Once a girl with a "fake smile" came in (she had learned to smile as a way to cover up her true feelings). I asked her how she felt to which she responded “great”, that her mother brought her, but she did not know the reason, she said that she didn’t have any problems. 

We started to play and during her play she revealed an important part of her conflict. She arranged all the dolls according to her whims occupying almost all the space and creating a super house. She left me a little space and two "little things" so that I could put them in my house. Through her game she was "representing" what she could not say with words: she felt that she was left the "crumbs", while the new family that her father had built received all the energy and good times. This girl was very furious, and maintained her smile as a way to hide the anger that she didn’t allow herself to feel (or admit), thus generating hyperactive behavior at school.

Couples Therapy:

Because couples go through various crises, and this is a privileged moment to make changes, to search for "another opportunity", to start a relationship, another contract, another place, in any case do something different.

Each couple has their own characteristics. To function properly, it is necessary that the couple, is well-defined compared to the outside, with borders flexible enough that they can be modified when faced with certain circumstances, but solid enough to clearly differentiate themselves from other friendships. At the same time, within the couple the spouses should continue to differentiate themselves from each other, each one having their own space. All of this will depend to a large extent on the culture in which both have internalized these ideas.
Hardly any other human relationship will require such a wide spectrum of variety: autonomy, protection, maturity, stability, understanding, encouragement, etc.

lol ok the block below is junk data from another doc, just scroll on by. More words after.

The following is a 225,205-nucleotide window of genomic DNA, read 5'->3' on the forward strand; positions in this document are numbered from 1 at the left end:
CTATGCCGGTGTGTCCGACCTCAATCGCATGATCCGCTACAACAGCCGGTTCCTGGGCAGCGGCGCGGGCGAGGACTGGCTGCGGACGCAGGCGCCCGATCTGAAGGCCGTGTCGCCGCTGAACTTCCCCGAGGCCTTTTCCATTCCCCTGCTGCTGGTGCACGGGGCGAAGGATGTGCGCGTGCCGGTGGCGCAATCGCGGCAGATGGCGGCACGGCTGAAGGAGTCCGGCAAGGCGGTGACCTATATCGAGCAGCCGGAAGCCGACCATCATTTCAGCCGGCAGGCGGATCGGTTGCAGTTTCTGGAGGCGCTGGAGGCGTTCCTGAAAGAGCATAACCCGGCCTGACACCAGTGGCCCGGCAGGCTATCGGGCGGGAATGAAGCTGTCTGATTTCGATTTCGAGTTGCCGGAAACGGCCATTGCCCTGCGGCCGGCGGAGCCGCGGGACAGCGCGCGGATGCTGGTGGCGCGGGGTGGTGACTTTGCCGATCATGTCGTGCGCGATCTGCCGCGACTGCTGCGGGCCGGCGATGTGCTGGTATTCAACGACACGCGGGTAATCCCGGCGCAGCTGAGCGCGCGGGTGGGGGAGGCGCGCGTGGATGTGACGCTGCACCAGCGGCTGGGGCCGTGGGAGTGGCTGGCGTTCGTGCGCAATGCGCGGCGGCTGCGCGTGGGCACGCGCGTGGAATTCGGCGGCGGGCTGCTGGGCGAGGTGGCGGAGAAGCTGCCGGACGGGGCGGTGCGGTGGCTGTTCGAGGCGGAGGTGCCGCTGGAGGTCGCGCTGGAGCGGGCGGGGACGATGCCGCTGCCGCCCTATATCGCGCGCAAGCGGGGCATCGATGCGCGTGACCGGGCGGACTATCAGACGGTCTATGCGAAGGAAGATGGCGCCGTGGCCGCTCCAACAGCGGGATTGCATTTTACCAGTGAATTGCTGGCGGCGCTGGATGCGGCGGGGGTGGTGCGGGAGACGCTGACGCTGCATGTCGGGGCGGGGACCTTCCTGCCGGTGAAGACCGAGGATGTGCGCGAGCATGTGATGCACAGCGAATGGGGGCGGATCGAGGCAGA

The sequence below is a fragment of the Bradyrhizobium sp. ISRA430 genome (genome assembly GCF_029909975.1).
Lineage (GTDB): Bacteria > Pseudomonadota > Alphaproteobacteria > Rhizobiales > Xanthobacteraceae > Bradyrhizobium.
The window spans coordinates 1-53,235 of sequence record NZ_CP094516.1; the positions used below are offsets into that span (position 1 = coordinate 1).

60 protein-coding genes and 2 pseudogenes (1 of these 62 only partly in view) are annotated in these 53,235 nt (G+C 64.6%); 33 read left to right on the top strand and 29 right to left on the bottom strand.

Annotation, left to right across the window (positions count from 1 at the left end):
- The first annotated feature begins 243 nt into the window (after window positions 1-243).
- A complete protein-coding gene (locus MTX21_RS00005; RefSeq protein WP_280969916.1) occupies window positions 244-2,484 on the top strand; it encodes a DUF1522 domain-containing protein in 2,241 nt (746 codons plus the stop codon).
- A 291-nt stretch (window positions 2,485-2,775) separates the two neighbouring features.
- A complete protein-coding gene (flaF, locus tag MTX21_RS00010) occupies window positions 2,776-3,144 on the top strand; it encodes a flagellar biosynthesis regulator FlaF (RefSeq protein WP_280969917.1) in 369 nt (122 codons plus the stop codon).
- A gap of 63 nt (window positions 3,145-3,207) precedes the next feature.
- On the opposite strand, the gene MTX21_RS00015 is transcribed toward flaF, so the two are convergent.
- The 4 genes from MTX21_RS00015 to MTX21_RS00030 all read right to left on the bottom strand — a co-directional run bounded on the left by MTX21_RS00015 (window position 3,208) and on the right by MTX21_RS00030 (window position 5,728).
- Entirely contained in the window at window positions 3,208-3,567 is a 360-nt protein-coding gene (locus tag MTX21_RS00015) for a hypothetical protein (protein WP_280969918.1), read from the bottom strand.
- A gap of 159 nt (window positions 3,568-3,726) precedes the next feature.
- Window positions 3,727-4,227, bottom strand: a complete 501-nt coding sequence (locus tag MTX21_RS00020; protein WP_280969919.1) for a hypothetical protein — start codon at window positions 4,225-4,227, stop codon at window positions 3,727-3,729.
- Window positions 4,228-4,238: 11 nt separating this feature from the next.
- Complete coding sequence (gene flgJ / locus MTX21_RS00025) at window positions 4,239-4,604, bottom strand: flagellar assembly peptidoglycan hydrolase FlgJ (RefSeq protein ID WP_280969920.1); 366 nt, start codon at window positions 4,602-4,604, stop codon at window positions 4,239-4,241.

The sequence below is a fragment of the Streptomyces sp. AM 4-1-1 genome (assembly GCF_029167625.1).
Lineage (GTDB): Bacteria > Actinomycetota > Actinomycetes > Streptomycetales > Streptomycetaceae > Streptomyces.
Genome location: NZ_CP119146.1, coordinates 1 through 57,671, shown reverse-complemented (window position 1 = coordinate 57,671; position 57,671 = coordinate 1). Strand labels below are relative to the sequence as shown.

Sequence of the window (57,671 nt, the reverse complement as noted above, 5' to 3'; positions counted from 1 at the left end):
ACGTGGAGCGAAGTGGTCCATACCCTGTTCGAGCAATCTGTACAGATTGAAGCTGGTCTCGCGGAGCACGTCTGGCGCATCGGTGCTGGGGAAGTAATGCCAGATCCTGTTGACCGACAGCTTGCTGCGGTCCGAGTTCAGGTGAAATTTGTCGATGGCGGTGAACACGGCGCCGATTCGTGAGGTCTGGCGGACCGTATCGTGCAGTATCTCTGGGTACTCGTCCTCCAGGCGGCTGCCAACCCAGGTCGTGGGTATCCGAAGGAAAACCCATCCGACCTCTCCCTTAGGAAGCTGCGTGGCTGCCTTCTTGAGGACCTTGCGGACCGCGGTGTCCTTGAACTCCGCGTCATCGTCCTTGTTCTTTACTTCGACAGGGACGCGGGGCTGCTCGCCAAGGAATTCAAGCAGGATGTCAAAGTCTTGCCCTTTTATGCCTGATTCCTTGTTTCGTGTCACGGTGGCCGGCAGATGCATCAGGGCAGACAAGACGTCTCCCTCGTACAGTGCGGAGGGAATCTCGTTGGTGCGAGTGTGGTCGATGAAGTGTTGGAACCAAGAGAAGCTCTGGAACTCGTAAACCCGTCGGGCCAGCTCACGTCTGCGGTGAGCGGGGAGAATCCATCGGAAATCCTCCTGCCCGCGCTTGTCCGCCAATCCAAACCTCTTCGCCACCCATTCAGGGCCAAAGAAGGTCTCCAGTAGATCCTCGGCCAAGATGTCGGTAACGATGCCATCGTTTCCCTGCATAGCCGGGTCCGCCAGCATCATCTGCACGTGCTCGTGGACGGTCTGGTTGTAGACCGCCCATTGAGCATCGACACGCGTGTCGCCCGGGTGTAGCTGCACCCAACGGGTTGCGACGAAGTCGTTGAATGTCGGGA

Becoming a parent is one of the more complex tasks and that which requires more versatility from the same person. In the family, the roles that are established become more fixed: "the good looking one", "the smart one", "the lazy one", etc. When these roles encroach upon the ability to grow or to produce variations, the intervention of a professional is required to help these "roles" to circulate and so that the members can be positioned and aligned differently.


Myths of childhood psychoanalytic psychotherapy
Many times parents are frightened when they think of psychoanalytic psychotherapy. They think that the professional will inundate their child with "strange issues" like: " oedipus", "the anguish of castration… ", not without reason!. While it is true that there was a time when "wild" interpretations were made, in the present, fortunately, psychoanalytic psychotherapy has evolved and a lot of work is done by observation, what the child shows with their speech, their behavior or their play.

And what role do the parents play?

The role of the parents is very "difficult and thankless" sometimes, because many times they are "excluded" from the session, but form a very important part of the process. I am very clear with the parents in regard to my view on what is happening to the child and what the best option is to help their child.